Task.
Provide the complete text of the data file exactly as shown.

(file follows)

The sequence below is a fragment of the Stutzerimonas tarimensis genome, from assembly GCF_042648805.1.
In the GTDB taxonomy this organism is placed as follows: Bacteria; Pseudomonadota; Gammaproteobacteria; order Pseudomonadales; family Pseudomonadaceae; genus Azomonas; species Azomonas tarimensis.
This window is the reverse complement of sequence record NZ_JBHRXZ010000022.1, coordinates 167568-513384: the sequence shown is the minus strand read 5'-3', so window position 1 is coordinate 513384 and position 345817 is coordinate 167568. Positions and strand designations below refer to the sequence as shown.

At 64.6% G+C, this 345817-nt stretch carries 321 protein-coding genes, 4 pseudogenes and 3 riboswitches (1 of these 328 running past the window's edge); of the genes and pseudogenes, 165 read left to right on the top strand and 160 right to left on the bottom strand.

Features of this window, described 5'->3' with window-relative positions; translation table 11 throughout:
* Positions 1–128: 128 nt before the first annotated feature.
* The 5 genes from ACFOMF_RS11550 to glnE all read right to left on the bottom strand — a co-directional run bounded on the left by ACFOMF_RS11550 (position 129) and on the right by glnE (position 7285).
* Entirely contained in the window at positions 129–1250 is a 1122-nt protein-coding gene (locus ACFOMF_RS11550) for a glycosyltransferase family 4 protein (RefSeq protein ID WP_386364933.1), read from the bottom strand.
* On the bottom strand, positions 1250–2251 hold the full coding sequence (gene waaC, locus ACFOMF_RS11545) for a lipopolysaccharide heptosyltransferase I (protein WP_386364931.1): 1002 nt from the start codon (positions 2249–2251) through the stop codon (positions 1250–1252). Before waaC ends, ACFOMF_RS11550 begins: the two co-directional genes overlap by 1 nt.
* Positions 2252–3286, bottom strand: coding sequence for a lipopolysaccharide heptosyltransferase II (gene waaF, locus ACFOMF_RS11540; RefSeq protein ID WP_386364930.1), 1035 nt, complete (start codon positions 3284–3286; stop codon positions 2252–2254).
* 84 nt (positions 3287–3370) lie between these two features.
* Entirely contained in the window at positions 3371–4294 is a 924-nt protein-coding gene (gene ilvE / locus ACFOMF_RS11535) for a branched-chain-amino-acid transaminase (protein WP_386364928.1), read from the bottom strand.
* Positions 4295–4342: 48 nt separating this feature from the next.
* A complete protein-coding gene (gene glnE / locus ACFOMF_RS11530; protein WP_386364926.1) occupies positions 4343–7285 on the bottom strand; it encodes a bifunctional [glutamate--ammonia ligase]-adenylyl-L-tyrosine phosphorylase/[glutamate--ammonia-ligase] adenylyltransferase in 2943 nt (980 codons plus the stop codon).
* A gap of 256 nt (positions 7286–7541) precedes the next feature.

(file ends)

The sequence below is a fragment of the Stutzerimonas tarimensis genome, from assembly GCF_042648805.1.
In the GTDB taxonomy this organism is placed as follows: Bacteria; Pseudomonadota; Gammaproteobacteria; order Pseudomonadales; family Pseudomonadaceae; genus Azomonas; species Azomonas tarimensis.
This window is the reverse complement of sequence record NZ_JBHRXZ010000022.1, coordinates 167568-513384: the sequence shown is the minus strand read 5'-3', so window position 1 is coordinate 513384 and position 345817 is coordinate 167568. Positions and strand designations below refer to the sequence as shown.

At 64.6% G+C, this 345817-nt stretch carries 321 protein-coding genes, 4 pseudogenes and 3 riboswitches (1 of these 328 running past the window's edge); of the genes and pseudogenes, 165 read left to right on the top strand and 160 right to left on the bottom strand.

Features of this window, described 5'->3' with window-relative positions; translation table 11 throughout:
* Positions 1–128: 128 nt before the first annotated feature.
* The 5 genes from ACFOMF_RS11550 to glnE all read right to left on the bottom strand — a co-directional run bounded on the left by ACFOMF_RS11550 (position 129) and on the right by glnE (position 7285).
* Entirely contained in the window at positions 129–1250 is a 1122-nt protein-coding gene (locus ACFOMF_RS11550) for a glycosyltransferase family 4 protein (RefSeq protein ID WP_386364933.1), read from the bottom strand.
* On the bottom strand, positions 1250–2251 hold the full coding sequence (gene waaC, locus ACFOMF_RS11545) for a lipopolysaccharide heptosyltransferase I (protein WP_386364931.1): 1002 nt from the start codon (positions 2249–2251) through the stop codon (positions 1250–1252). Before waaC ends, ACFOMF_RS11550 begins: the two co-directional genes overlap by 1 nt.
* Positions 2252–3286, bottom strand: coding sequence for a lipopolysaccharide heptosyltransferase II (gene waaF, locus ACFOMF_RS11540; RefSeq protein ID WP_386364930.1), 1035 nt, complete (start codon positions 3284–3286; stop codon positions 2252–2254).
* 84 nt (positions 3287–3370) lie between these two features.
* Entirely contained in the window at positions 3371–4294 is a 924-nt protein-coding gene (gene ilvE / locus ACFOMF_RS11535) for a branched-chain-amino-acid transaminase (protein WP_386364928.1), read from the bottom strand.
* Positions 4295–4342: 48 nt separating this feature from the next.
* A complete protein-coding gene (gene glnE / locus ACFOMF_RS11530; protein WP_386364926.1) occupies positions 4343–7285 on the bottom strand; it encodes a bifunctional [glutamate--ammonia ligase]-adenylyl-L-tyrosine phosphorylase/[glutamate--ammonia-ligase] adenylyltransferase in 2943 nt (980 codons plus the stop codon).
* A gap of 256 nt (positions 7286–7541) precedes the next feature.